These are words from the first sanskrit chant I learned from Richard. I bow to the teacher. Richard taught me the art and science of body as mudra: to listen and move with the pulsation of breath, to channel energy with bandha, the focus of drishti and dedicated practice. He supported me as I became a new teacher, allowing me to teach classes at his studio. He also whetted my thirst for yoga philosophy and again supported my first attempts at teaching that. I am so grateful for these gifts and many others Richard bestowed.

Om namah Shivaya
John Friend gave me back my yoga asana practice which was threatened by a lot of low back pain. He showed me how to align my body to be pain free, introduced me to the profound practice of opening to grace and the tantric philosophy that everything is a manifestation of the divine.  He consistently challenged me physically, emotionally, and spiritually to soften, connect with source, and become a vehicle for divine light. John taught me how to be an excellent yoga teacher and bolstered a well-rounded studentship, and these two gifts serve me well to this day. The support of John personally and the Anusara Yoga organization has been unyielding, and allowed me to build a career doing what I truly love to do.

Keep good company
One of the greatest gifts John gives, is to promote others’ gifts and that is how I met Douglas. Douglas ignited in me a profound love of the deep teachings of yoga through its stories, culture, and philosophy. HIs particular interpretation of yoga philosophy turned my world upside down in a way that taught me a radical affirmation for and appreciation of the many gifs the divine is offering me in this life. Not a day goes by when I don’t think of something I’ve learned from Douglas, his teachings have had a profound effect on me, my life, and my own teaching and I am forever grateful our paths came together.

Dakshinamurtaye namah
John also introduced me to Paul at a time in my life when I thought I certainly didn’t need another teacher! Luckily those other teachers taught me to listen to the call of my heart which was clearly clamoring for something more, and my recent studies with Paul have produced a more expansive shift in my being that I thought possible. As my time with him has thus far been relatively short, it is harder to articulate the gifts he has given me, but in a word I would say: sadhana. He has taught me effective techniques and the value of a regular meditation practice, the result of which has been a profound realignment in the core of my being toward the supreme pulsations of the divine. This benefits me daily and allows me to serve as a teacher in a more effective way than I ever though possible. Paul has fed my appetite for a systematic understanding of yoga philosophy, particularly the tantras.  The work I am doing with Paul feels like the crowning jewel of 20+ years of yoga study and practice, and I look forward to much more.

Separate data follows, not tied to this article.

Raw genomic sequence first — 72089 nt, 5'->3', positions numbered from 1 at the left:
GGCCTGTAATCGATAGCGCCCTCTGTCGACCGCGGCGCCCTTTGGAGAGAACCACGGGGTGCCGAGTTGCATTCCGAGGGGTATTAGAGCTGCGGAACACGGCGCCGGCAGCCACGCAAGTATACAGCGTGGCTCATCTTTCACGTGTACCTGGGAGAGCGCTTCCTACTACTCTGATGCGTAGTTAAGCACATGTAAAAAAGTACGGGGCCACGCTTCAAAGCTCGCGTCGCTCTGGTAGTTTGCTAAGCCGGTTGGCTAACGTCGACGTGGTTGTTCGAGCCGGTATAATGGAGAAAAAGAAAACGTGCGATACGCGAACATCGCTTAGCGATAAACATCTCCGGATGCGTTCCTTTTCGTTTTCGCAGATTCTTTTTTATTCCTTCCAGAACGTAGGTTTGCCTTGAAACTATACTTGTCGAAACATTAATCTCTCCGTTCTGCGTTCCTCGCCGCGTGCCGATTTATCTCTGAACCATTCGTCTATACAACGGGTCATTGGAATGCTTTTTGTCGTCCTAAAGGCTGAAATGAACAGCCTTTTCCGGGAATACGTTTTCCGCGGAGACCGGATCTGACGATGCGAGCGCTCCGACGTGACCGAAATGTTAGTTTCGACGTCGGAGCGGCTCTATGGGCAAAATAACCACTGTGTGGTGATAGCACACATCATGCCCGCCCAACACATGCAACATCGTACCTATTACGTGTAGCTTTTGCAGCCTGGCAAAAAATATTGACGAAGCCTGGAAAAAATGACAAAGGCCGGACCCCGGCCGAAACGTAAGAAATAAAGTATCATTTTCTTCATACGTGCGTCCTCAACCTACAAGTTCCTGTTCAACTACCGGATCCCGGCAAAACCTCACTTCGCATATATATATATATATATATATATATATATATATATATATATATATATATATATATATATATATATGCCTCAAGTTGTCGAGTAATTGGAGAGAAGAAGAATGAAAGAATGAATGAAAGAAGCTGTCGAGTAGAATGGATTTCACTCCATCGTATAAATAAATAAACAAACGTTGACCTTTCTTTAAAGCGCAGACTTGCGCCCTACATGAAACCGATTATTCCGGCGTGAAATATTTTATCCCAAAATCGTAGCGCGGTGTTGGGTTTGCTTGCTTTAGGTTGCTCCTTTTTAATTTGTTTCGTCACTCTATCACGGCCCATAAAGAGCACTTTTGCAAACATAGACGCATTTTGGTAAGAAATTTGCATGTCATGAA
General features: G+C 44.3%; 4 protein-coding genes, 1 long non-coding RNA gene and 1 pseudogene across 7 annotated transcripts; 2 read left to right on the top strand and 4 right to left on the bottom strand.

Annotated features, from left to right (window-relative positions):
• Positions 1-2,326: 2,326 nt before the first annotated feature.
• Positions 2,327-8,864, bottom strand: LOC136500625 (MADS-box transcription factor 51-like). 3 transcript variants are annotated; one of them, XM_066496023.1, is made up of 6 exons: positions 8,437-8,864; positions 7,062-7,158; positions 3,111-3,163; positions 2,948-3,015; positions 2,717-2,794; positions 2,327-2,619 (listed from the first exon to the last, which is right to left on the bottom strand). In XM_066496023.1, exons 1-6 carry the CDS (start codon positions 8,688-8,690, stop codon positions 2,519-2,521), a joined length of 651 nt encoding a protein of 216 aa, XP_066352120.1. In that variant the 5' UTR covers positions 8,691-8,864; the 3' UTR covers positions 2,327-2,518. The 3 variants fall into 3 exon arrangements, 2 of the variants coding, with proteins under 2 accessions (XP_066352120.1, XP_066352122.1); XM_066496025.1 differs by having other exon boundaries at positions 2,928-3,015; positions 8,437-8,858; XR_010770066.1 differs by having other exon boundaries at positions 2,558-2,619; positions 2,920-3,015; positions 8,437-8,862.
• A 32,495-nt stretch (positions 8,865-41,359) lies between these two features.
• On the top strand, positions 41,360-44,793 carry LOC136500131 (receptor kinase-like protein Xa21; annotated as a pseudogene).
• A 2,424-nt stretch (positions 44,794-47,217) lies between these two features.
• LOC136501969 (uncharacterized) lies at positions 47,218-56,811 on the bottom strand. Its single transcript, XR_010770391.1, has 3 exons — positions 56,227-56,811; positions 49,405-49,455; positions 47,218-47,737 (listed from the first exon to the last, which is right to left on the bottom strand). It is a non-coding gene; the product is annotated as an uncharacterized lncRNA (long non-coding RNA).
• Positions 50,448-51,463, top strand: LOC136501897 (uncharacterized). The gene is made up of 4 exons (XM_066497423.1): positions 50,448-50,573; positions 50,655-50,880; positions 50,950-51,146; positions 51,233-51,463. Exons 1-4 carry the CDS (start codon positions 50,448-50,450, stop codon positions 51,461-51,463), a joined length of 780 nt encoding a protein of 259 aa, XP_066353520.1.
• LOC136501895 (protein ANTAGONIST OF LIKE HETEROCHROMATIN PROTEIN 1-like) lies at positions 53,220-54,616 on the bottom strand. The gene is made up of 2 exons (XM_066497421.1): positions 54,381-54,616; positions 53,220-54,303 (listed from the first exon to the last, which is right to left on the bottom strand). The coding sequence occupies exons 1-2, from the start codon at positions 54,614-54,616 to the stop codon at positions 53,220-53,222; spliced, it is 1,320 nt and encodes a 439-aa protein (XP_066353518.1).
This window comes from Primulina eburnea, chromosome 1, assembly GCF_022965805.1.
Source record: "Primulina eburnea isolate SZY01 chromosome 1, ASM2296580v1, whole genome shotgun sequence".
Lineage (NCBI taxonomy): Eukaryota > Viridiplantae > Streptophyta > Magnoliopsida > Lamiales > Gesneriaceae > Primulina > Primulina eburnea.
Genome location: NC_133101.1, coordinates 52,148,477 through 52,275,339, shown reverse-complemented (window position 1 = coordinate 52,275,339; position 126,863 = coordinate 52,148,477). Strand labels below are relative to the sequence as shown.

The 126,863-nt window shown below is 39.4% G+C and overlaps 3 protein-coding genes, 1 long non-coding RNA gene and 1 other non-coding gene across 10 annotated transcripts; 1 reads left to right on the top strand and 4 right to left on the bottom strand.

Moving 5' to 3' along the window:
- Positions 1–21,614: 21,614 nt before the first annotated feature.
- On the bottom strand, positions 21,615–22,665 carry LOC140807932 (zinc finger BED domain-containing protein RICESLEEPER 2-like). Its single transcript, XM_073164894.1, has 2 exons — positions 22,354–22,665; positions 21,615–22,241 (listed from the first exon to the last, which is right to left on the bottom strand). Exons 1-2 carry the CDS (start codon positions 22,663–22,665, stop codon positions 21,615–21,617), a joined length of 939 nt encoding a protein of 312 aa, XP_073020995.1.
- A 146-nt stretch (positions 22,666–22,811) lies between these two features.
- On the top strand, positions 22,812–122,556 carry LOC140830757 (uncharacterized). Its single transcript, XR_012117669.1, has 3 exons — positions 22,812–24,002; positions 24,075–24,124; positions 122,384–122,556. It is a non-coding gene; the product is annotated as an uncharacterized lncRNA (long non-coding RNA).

Tasmai shri gurave namah
From these teachers I repeatedly heard an honoring of their own teachers, a remembrance of those that helped them on their own paths.  I also heard a profound respect for the manifest and unmanifest divine and have received the call to attune, again and again, to That, which can take the form of my desires, the teachings, and all of my actions.  May I continue to serve all of you the best I can.